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Installing an inverter-driven screw compressor can assist in achieving reductions in compressed-air-related energy costs by up to 22 per cent, according to S and L Engineering.

The amount of compressed air needed during a given day or week varies depending on production.

Variations in the amount of compressed air required cause corresponding variations in line pressure.

Pressure variation is detected by the compressor delivery pressure sensor, which processes the signal and transmits it to the control system.

The machine varies motor speed and keeps line pressure constant, adjusting automatically according to consumption.

This means it only supplies the amount of compressed air required by the system.

The motor speed is regulated by varying the electric motor feed frequency.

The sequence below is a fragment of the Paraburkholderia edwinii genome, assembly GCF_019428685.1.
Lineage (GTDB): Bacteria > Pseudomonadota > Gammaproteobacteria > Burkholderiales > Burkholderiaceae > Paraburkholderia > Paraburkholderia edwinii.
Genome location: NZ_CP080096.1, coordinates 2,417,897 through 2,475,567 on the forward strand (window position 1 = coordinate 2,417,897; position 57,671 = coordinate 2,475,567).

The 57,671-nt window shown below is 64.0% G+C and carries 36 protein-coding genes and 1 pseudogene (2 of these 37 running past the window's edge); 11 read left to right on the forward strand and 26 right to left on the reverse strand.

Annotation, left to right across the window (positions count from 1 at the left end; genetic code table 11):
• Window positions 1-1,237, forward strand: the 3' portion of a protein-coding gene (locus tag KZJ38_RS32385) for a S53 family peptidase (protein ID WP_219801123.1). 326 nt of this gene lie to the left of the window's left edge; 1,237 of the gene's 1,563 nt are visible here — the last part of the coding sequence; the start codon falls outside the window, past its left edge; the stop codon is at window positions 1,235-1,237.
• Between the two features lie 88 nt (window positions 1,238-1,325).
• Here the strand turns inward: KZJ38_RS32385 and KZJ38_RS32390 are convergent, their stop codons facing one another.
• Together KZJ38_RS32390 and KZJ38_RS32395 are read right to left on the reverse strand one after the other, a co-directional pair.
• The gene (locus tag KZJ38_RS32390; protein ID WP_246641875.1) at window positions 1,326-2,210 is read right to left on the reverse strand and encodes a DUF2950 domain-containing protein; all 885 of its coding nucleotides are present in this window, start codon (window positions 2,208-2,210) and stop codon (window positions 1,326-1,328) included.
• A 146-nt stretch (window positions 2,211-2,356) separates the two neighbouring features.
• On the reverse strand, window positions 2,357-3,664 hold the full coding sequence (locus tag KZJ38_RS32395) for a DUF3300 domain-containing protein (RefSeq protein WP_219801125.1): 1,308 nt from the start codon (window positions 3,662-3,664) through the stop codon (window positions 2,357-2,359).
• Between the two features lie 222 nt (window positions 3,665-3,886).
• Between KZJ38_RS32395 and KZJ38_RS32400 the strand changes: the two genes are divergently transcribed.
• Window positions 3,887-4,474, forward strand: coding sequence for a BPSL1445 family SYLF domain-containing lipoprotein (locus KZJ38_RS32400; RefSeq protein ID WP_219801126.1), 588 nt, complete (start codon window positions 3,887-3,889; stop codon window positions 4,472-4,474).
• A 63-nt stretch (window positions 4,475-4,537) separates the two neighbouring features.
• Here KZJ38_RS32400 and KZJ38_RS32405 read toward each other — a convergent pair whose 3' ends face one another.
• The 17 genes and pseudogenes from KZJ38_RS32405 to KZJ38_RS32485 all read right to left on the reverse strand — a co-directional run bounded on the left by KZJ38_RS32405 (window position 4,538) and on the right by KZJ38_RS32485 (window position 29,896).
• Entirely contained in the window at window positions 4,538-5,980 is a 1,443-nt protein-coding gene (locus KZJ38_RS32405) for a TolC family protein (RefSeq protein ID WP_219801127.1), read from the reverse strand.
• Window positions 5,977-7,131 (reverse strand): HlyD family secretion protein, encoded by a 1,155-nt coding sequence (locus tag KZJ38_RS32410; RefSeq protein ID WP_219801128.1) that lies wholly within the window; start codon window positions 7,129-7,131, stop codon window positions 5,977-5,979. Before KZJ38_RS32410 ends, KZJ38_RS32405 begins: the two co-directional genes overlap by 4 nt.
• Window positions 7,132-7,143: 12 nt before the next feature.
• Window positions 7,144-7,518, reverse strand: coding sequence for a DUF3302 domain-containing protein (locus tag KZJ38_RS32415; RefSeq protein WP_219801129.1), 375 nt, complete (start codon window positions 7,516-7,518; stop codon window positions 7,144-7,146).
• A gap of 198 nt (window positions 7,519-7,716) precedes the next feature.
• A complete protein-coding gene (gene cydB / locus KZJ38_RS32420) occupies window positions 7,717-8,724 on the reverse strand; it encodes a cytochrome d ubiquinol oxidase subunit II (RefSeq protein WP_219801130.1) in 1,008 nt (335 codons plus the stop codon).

Every restart of the electric motor using the inverter is ramped, with limited current.

This means an unlimited number of start-ups can be performed, unlike traditional compressors with direct or ASD start-up.

Inverter-based compressors offer lower running costs and only use energy for air production.

No energy is wasted on partial loading and they maintain a constant pressure.

Other features include: lower energy consumption; higher process stability; lower maximum pressure; lower energy consumption for lowest maximum pressure; reduced compressed air leaks; constant power factor; no need for rephasing; and low stress on coupling elements.

S and L Engineering

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